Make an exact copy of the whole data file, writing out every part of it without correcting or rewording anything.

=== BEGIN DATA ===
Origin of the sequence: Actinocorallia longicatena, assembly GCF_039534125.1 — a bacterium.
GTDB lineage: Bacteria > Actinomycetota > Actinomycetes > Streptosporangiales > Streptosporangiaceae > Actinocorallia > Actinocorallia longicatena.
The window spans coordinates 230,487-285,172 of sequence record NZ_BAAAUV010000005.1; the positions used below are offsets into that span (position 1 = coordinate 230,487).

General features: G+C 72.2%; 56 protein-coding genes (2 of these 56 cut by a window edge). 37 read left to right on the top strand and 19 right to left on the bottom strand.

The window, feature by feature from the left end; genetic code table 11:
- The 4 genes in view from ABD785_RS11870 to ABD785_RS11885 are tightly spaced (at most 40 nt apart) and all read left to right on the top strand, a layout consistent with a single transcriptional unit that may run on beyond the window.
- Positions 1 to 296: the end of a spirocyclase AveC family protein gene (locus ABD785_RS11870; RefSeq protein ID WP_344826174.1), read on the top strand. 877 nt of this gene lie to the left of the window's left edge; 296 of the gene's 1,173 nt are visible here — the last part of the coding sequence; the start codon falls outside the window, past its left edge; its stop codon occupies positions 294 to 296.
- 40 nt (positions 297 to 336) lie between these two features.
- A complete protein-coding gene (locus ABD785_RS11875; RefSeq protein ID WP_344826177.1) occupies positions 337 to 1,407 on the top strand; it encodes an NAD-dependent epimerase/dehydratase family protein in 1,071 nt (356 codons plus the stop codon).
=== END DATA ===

Origin of the sequence: Actinocorallia longicatena, assembly GCF_039534125.1 — a bacterium.
GTDB lineage: Bacteria > Actinomycetota > Actinomycetes > Streptosporangiales > Streptosporangiaceae > Actinocorallia > Actinocorallia longicatena.
The window spans coordinates 230,487-285,172 of sequence record NZ_BAAAUV010000005.1; the positions used below are offsets into that span (position 1 = coordinate 230,487).

General features: G+C 72.2%; 56 protein-coding genes (2 of these 56 cut by a window edge). 37 read left to right on the top strand and 19 right to left on the bottom strand.

The window, feature by feature from the left end; genetic code table 11:
- The 4 genes in view from ABD785_RS11870 to ABD785_RS11885 are tightly spaced (at most 40 nt apart) and all read left to right on the top strand, a layout consistent with a single transcriptional unit that may run on beyond the window.
- Positions 1 to 296: the end of a spirocyclase AveC family protein gene (locus ABD785_RS11870; RefSeq protein ID WP_344826174.1), read on the top strand. 877 nt of this gene lie to the left of the window's left edge; 296 of the gene's 1,173 nt are visible here — the last part of the coding sequence; the start codon falls outside the window, past its left edge; its stop codon occupies positions 294 to 296.
- 40 nt (positions 297 to 336) lie between these two features.
- A complete protein-coding gene (locus ABD785_RS11875; RefSeq protein ID WP_344826177.1) occupies positions 337 to 1,407 on the top strand; it encodes an NAD-dependent epimerase/dehydratase family protein in 1,071 nt (356 codons plus the stop codon).